Concrete examples: Why it’s OK to love brutalist architecture (again)

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Concrete examples: Why it’s OK to love brutalist architecture (again)
The Assembly Building in Chandigarh, India, by Le Corbusier

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Concrete examples: Why it’s OK to love brutalist architecture (again)
The Assembly Building in Chandigarh, India, by Le Corbusier

Once reviled by design critics and the public for their hard edges and unwelcoming facades, brutalist structures are suddenly in vogue. Kristina Ljubanovic explores how a style of architecture finds an enthusiastic audience, almost 70 years after it was born

In March, an architectural icon changed hands. When the Whitney Museum of American Art took occupancy of its new, Renzo Piano-designed home in New York’s Meatpacking District in May 2015, the Metropolitan Museum of Art claimed its original Madison Avenue address for its own modern and contemporary collections. Rechristened the Met Breuer after its architect – Hungarian-born, Bauhaus-trained, New York-transplant Marcel Breuer – the institutional switch and subsequent careful restoration by the firm Beyer Blinder Belle, has sparked renewed interest in both its designer and the building’s somewhat depressingly-named architectural style, brutalism.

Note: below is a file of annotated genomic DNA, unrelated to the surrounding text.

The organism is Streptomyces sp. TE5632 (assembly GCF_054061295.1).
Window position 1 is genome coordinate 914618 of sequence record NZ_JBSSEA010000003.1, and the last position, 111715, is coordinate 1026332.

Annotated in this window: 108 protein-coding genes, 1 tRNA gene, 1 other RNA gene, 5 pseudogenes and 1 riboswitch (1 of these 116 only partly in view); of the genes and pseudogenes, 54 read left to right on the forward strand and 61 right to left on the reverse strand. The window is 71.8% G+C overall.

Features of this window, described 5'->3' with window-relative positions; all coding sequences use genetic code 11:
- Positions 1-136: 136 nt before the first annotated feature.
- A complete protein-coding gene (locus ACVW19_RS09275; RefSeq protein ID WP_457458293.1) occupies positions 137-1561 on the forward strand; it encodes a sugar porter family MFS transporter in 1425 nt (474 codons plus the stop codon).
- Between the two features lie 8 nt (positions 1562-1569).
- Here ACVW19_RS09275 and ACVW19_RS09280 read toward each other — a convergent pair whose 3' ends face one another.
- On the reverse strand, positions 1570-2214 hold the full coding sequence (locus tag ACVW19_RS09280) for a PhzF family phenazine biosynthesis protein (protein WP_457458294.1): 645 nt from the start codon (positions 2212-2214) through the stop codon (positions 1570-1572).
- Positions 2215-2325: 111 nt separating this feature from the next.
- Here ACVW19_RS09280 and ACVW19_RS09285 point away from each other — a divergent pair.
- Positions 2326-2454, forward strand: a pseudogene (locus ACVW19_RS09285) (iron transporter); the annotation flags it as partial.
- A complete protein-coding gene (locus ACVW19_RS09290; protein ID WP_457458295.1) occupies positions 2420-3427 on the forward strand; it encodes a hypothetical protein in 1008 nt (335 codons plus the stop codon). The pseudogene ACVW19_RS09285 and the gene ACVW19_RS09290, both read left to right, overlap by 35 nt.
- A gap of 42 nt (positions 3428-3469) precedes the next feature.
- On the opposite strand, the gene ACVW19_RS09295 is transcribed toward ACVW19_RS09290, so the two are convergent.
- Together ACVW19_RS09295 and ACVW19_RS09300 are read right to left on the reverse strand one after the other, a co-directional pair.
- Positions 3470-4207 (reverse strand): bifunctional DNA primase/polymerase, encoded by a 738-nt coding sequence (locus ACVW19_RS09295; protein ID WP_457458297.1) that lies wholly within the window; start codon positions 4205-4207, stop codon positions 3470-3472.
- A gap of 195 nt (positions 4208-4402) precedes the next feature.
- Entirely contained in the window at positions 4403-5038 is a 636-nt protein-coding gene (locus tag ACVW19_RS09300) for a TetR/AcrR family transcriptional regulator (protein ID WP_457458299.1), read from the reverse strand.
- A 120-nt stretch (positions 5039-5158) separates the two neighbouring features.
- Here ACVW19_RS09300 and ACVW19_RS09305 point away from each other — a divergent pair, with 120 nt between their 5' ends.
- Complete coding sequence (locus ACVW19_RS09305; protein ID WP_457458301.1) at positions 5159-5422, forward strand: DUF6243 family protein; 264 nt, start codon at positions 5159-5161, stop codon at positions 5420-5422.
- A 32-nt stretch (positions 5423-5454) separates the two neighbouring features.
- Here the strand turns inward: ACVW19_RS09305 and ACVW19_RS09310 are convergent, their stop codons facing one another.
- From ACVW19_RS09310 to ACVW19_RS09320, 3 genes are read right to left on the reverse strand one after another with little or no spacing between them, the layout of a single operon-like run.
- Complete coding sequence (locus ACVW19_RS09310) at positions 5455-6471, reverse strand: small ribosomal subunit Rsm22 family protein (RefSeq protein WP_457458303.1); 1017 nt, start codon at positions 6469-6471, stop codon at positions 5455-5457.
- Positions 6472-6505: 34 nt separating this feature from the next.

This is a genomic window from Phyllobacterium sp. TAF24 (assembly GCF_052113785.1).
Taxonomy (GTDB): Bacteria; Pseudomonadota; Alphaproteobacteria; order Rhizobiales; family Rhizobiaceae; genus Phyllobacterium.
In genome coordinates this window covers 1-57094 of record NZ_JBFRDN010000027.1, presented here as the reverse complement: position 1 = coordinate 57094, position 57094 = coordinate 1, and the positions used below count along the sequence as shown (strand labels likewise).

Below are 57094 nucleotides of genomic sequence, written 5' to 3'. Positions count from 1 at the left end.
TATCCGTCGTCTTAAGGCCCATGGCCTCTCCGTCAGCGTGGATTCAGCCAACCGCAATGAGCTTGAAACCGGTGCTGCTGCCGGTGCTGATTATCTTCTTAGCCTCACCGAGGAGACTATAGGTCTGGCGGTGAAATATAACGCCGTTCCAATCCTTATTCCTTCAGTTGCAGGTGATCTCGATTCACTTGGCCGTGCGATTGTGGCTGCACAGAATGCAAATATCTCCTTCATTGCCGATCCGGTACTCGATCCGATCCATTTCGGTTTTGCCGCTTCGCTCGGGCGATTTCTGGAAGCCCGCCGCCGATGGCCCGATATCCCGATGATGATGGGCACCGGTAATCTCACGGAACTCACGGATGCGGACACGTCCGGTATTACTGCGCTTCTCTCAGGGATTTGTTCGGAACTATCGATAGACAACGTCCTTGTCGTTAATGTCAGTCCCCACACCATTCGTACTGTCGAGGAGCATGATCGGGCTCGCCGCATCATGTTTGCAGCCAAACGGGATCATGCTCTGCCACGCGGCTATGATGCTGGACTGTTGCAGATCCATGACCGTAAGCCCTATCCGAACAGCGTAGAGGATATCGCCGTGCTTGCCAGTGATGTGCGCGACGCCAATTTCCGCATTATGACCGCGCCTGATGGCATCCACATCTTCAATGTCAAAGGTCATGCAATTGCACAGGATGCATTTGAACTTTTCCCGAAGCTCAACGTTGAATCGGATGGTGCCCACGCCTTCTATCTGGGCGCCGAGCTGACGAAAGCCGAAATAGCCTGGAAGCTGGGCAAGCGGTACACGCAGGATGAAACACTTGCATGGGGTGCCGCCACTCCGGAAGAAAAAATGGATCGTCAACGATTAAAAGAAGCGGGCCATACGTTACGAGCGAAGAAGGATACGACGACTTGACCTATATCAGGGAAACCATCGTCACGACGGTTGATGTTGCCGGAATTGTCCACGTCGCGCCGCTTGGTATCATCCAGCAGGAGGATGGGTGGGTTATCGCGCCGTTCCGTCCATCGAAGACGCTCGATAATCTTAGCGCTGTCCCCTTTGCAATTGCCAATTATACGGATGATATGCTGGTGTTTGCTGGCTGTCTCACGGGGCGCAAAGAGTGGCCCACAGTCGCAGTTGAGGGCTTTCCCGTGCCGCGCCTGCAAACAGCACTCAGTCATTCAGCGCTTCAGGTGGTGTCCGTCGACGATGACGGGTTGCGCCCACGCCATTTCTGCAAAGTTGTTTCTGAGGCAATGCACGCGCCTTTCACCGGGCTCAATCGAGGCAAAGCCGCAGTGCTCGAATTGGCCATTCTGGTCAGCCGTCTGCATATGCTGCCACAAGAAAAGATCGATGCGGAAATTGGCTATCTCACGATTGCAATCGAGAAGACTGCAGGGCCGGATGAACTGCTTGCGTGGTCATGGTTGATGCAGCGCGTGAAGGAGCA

Though Breuer did not identify with the aesthetic, characterized by a hulking, sometimes intimidating monumentality, the skillful use of concrete in his structures signalled a shift away from the all-glass facades made popular by the International Style of the 1950s and ‘60s. So it might not be surprising that a similar transition is happening today, as a new generation of architects tries to differentiate its buildings from the glut of transparent condominium and office towers that have come to dominate city skylines around the world.

Indeed, many contemporary architects are adapting and updating some of brutalism’s core ideas. Think Bjarke Ingel’s take on Moshe Safdie’s Habitat 67 for a new condo complex on King Street West in Toronto, the Quinta Monroy housing project in Iquique, Chile by Pritzker Architecture Prize winner Alejandro Aravena of Elemental, the faceted Spring Street Salt Shed for the New York City Department of Sanitation by Dattner Architects, or David Adjaye’s use of patterned concrete for the Sugar Hill Development in Harlem. “No other material has the potential of such complete and convincing fusion between structure, enclosure and surface,” said Breuer in 1963. […]

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